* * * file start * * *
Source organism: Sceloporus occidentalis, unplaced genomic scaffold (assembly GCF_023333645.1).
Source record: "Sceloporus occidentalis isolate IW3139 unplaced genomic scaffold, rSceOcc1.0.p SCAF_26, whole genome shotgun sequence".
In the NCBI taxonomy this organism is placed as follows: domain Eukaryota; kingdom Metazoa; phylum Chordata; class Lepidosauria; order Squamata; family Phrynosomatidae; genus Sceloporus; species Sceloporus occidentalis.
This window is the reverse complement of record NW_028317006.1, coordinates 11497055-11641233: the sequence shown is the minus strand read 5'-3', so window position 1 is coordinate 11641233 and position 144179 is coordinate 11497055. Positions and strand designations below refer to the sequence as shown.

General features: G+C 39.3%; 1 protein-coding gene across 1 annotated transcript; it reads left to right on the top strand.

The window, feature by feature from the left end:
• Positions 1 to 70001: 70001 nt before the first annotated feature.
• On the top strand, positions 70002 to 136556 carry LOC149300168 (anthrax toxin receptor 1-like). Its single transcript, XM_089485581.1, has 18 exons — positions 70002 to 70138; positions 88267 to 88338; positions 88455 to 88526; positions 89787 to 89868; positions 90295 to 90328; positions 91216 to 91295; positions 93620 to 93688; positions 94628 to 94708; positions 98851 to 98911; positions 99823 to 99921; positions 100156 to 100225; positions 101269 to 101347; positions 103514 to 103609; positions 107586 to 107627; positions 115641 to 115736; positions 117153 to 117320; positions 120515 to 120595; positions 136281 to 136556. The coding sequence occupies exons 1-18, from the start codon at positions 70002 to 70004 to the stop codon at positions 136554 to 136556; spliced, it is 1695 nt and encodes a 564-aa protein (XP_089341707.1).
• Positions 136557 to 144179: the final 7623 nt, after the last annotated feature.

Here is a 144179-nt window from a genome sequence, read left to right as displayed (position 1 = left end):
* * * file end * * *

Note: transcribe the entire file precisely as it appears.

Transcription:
Source organism: Sceloporus occidentalis, unplaced genomic scaffold (assembly GCF_023333645.1).
Source record: "Sceloporus occidentalis isolate IW3139 unplaced genomic scaffold, rSceOcc1.0.p SCAF_26, whole genome shotgun sequence".
In the NCBI taxonomy this organism is placed as follows: domain Eukaryota; kingdom Metazoa; phylum Chordata; class Lepidosauria; order Squamata; family Phrynosomatidae; genus Sceloporus; species Sceloporus occidentalis.
This window is the reverse complement of record NW_028317006.1, coordinates 11497055-11641233: the sequence shown is the minus strand read 5'-3', so window position 1 is coordinate 11641233 and position 144179 is coordinate 11497055. Positions and strand designations below refer to the sequence as shown.

General features: G+C 39.3%; 1 protein-coding gene across 1 annotated transcript; it reads left to right on the top strand.

The window, feature by feature from the left end:
• Positions 1 to 70001: 70001 nt before the first annotated feature.
• On the top strand, positions 70002 to 136556 carry LOC149300168 (anthrax toxin receptor 1-like). Its single transcript, XM_089485581.1, has 18 exons — positions 70002 to 70138; positions 88267 to 88338; positions 88455 to 88526; positions 89787 to 89868; positions 90295 to 90328; positions 91216 to 91295; positions 93620 to 93688; positions 94628 to 94708; positions 98851 to 98911; positions 99823 to 99921; positions 100156 to 100225; positions 101269 to 101347; positions 103514 to 103609; positions 107586 to 107627; positions 115641 to 115736; positions 117153 to 117320; positions 120515 to 120595; positions 136281 to 136556. The coding sequence occupies exons 1-18, from the start codon at positions 70002 to 70004 to the stop codon at positions 136554 to 136556; spliced, it is 1695 nt and encodes a 564-aa protein (XP_089341707.1).
• Positions 136557 to 144179: the final 7623 nt, after the last annotated feature.

Here is a 144179-nt window from a genome sequence, read left to right as displayed (position 1 = left end):